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What We're Watching: Afghanistan's progress, Venezuela's opposition boycotts, EU vs "illiberals"

What We're Watching: Afghanistan's progress, Venezuela's opposition boycotts, EU vs "illiberals"

Afghanistan's small breakthrough: For months, disagreements over a range of political issues have hamstrung the intra-Afghan peace talks brokered by the Trump administration that aim to bridge the years-long conflict between the Afghan government and the Taliban. But this week, a significant breakthrough was made on the principles and procedures governing the talks, that, experts say, will help push negotiations to the next phase. One key advance is agreement on the official name of the Afghan government, an issue that stalled talks earlier this year. Still, progress is fragile. Taliban violence and efforts to seize territory have only increased since the militants and the US reached a deal in February on a blueprint for an American troop withdrawal. And the Trump administration says it aims to pull out all but 2,500 US troops by mid-January, whether the Taliban have kept their end of the deal or not. What's more, while this week's development puts the parties one step closer to an eventual power-sharing agreement, it's unclear whether the incoming Biden administration will even honor the Trump administration's deal with the Taliban.

The Venezuelan opposition's boycott gamble: On Sunday, Venezuela will hold legislative elections, but opponents of President Nicolas Maduro who currently control the National Assembly are boycotting the vote, which is likely to be rigged anyway. As a result, they'll lose their majority in the Assembly and, with it, opposition leader Juan Guaidó's legal claim to the presidency, which is recognized by a number of other democracies in the region and globally. It seems like ages ago that Guaidó was leading mass protests against the economic incompetence and authoritarian drift of the Maduro regime — but since his heyday in 2019, momentum has sputtered, the opposition has splintered, and Maduro's security forces and cronies have stayed loyal despite crippling US sanctions. The opposition plans to hold its own referendum next week to reject the legitimacy of Maduro's government, which will provide a fig leaf for the US and others to continue to recognize Guaidó as president. But that will increasingly be a fiction once Maduro has full control over all branches of government. Meanwhile, ordinary Venezuelans continue to reel from an economic crisis, the pandemic, and sanctions. Small wonder that nearly two-thirds of them back neither Guaidó nor Maduro at all (source in Spanish.)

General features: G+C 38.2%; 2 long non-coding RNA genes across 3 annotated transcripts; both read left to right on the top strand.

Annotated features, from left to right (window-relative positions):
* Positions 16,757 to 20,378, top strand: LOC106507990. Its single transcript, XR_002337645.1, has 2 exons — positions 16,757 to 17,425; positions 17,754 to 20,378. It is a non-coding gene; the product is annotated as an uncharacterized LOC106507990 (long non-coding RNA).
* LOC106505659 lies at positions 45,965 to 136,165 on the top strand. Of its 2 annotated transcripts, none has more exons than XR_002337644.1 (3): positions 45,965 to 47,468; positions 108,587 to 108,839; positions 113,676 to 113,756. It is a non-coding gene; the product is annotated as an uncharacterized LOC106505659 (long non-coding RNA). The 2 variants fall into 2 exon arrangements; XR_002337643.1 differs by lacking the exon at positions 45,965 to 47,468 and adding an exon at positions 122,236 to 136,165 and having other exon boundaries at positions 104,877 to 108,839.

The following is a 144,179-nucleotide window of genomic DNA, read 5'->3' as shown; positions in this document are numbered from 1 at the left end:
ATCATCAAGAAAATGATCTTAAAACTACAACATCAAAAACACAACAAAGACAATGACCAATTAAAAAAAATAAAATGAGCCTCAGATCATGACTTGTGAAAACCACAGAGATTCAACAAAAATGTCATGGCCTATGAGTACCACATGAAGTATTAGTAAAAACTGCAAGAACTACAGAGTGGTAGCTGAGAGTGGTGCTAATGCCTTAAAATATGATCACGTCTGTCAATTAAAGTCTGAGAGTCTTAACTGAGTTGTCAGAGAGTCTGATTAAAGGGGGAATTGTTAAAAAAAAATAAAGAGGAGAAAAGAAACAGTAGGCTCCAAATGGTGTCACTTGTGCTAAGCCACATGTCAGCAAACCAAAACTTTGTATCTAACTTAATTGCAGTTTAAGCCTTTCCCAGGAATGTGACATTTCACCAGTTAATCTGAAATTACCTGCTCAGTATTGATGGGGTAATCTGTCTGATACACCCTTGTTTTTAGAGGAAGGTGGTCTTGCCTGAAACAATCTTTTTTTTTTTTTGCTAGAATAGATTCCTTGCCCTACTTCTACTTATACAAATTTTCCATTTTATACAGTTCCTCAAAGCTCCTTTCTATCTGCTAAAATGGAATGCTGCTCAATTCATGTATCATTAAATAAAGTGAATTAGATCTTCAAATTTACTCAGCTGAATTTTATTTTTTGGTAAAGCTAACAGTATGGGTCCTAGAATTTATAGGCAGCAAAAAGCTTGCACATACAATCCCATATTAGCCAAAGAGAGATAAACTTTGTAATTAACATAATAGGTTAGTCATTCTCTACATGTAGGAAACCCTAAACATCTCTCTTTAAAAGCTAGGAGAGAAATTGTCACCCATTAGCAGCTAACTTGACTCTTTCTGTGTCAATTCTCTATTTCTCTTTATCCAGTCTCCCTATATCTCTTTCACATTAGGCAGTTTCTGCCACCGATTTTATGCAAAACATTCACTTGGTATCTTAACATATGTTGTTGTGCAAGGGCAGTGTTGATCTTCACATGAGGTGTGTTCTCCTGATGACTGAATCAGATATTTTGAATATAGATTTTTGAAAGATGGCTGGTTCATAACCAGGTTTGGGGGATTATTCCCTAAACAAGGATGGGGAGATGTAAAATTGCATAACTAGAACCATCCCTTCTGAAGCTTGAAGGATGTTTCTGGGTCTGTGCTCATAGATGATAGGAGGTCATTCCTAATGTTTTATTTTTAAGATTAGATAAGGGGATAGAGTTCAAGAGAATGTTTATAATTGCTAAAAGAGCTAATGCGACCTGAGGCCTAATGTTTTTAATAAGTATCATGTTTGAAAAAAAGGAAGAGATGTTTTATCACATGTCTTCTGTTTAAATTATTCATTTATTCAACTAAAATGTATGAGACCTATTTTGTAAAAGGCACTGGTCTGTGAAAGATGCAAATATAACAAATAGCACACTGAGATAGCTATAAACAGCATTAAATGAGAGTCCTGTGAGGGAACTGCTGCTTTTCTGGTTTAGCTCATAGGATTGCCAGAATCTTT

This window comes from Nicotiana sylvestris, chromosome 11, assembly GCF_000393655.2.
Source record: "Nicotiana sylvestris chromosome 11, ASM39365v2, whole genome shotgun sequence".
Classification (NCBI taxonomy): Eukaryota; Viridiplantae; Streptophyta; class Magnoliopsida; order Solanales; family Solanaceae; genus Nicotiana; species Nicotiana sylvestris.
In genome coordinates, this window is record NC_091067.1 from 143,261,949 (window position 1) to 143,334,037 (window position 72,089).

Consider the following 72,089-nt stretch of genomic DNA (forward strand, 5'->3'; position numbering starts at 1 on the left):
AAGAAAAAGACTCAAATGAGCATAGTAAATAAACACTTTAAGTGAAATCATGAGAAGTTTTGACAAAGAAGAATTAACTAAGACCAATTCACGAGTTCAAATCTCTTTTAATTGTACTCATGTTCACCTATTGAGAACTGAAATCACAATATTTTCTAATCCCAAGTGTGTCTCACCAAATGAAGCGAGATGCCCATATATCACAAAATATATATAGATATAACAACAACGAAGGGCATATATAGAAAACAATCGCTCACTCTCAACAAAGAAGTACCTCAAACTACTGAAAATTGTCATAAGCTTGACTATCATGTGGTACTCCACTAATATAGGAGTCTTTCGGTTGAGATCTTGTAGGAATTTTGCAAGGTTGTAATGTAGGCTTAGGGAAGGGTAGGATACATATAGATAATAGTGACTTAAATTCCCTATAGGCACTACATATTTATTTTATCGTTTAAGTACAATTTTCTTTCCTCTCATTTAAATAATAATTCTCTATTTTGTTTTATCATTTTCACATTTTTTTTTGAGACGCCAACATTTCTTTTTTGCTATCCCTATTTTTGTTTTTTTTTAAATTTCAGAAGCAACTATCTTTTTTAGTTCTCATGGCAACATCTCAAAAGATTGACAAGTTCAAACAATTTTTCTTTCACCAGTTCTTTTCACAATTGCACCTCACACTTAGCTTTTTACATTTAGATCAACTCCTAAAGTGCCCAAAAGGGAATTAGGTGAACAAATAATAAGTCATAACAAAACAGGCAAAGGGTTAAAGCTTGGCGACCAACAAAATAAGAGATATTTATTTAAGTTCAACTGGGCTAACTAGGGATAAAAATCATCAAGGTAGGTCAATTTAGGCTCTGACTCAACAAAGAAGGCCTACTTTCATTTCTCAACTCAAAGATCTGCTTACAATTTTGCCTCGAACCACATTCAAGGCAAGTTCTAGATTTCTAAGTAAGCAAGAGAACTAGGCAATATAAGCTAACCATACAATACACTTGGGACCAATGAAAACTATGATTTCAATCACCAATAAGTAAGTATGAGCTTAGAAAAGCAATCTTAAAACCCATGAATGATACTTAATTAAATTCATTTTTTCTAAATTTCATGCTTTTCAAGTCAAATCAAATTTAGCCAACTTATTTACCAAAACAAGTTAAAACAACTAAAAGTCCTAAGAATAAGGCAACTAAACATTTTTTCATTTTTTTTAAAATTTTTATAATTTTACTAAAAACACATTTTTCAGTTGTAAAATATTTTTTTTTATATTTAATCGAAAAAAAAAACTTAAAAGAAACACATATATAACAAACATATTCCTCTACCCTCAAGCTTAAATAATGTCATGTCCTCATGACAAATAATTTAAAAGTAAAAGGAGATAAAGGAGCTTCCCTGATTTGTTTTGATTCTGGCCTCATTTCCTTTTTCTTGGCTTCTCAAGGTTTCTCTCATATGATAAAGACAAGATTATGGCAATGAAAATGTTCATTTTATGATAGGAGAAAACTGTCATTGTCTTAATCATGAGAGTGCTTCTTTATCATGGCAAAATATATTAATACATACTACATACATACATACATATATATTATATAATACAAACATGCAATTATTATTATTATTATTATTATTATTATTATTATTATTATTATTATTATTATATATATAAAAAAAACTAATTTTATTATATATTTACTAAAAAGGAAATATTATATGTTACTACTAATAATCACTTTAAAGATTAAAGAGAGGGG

European Union vs illiberals: Mired in a budget crisis after Poland and Hungary vetoed the European Union's proposed pandemic economic recovery bill last month, Brussels now says it will go ahead with the 750-billion-euro fund whether Budapest and Warsaw cooperate or not. The two eastern European states balked after the EU included a provision that made disbursement of funds, that will fund the bloc through 2027, contingent on respecting EU rule-of-law norms. (Both states are led by illiberal leaders who oft-flout democratic norms and vehemently oppose the EU's conditionality.) While the EU technically requires unanimous consent to pass the financial package, EU president Ursula Von der Leyen implied this week that the bloc would use a loophole to pass it if the veto is not lifted when EU leaders meet in Brussels on December 10. Poland and Hungary, meanwhile, say that they aren't backing down and are waiting for a compromise from Germany which holds the rotating presidency of the Council of the European Union until the end of the year. For now, the impasse continues.